Neil Ackland runs Sound Alliance – a fantastic business that includes inthemix, Faster Louder, qjump, Same Same, Thought by Them and has a team full of some amazing people.
I’ve known Neil for the past 6 years and have been using inthemix since the start of 2000 (as a younger, probably not cooler person). The rise and rise of Sound Alliance has been fantastic to watch and moving into 2010 they begin their 10th year of operation as one of Australia’s leading online businesses.
I asked Neil what his key areas of 2010 were to watch and he delivered me the following nuggets.
Specialisation: Audience specialist publishers will challenge strongly, taking traffic and dollars from the portals. Advertisers will target more effectively by using specialist publishers and networks to reach their audience. Shespot for mums, First Digital for affluent businessmen and Sound Alliance for youth, are just a few examples of publishers growing audience share, increasing engagement and broadening their audience knowledge, so adding value to advertisers.
Diversification: As digital publishing models are tested in 2010, diversification will be a key growth area for publishers. Specialist publishers have the opportunity to extend their remit to include a range of consumer and business offerings. eCommerce, events, brand consultation, research, content creation and websites are just the tip of the iceberg. Publishers who rely too heavily on advertising are in trouble.
Engagement vs Reach: Reach, the metric predominantly used to evaluate digital media, is so 2009… 2010 will be the year of Engagement. Reach is only part of the puzzle, but not the whole story. Metrics including frequency, session duration and page duration will become more important. Reach figures alone are easily inflated using SEO & SEM or sharing traffic around a network. In 2010 the ABA are planning to establish a recognised engagement metric which gives advertisers a simple comparison tool to identify which sites are truly engaging. Engagement will be top of mind in 2010.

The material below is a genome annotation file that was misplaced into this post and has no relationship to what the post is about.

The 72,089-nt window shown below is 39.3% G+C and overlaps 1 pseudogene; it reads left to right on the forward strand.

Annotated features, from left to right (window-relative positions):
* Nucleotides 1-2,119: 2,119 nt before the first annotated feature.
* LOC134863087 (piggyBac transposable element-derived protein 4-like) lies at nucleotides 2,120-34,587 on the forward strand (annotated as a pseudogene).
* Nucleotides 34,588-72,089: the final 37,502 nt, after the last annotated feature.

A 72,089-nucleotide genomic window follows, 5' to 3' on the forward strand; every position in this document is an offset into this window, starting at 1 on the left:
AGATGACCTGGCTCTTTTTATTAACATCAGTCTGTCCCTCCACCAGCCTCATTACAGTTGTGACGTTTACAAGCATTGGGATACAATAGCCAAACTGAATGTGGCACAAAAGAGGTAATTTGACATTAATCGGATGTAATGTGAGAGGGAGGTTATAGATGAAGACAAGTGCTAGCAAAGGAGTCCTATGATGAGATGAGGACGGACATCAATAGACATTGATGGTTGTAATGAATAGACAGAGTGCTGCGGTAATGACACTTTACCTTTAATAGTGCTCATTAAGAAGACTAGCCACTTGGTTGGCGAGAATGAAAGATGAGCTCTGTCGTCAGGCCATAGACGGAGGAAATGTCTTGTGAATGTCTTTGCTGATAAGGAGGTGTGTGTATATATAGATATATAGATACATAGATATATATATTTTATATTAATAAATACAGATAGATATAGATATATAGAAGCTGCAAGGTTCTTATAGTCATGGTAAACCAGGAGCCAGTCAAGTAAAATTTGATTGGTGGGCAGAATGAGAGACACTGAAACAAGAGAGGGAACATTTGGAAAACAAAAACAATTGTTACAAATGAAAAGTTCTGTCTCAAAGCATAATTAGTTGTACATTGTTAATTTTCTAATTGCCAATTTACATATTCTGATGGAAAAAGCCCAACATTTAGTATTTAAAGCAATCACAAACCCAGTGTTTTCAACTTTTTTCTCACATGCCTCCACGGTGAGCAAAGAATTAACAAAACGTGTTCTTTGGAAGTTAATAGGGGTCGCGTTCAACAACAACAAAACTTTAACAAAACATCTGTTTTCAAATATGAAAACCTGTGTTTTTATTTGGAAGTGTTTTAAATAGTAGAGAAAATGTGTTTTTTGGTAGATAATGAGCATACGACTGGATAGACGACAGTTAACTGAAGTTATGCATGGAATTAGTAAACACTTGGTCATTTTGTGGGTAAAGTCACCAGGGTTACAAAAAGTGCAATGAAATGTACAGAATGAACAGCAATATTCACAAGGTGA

Fish where the fish are: Brands will move away from over-investing in flashy websites, to existing in contextually relevant environments, where their audience already spends time, either communicating or exploring interests. Numerous opportunities exist, from offering content and interactivity within ad units, to developing branded content, to publisher partnerships, editorial exposure, sophisticated sponsorships and integration. This means the role of the digital agency changes from being the best at building flashy websites to being the best at utilising digital channels to have the right dialogue, or message conveyed, to the right people, at the right time.
Bringing sexy back to display: After a decade, medium rectangles and leaderboard banners are still the industry standard. For an industry that supposedly celebrates innovation and change, digital display advertising is still in the dark ages. In order to further challenge other mediums, increase yield and prove that online can build brands, publishers need to embrace new creative formats, and new buying models, that deliver sexy, relevant, appealing advertising.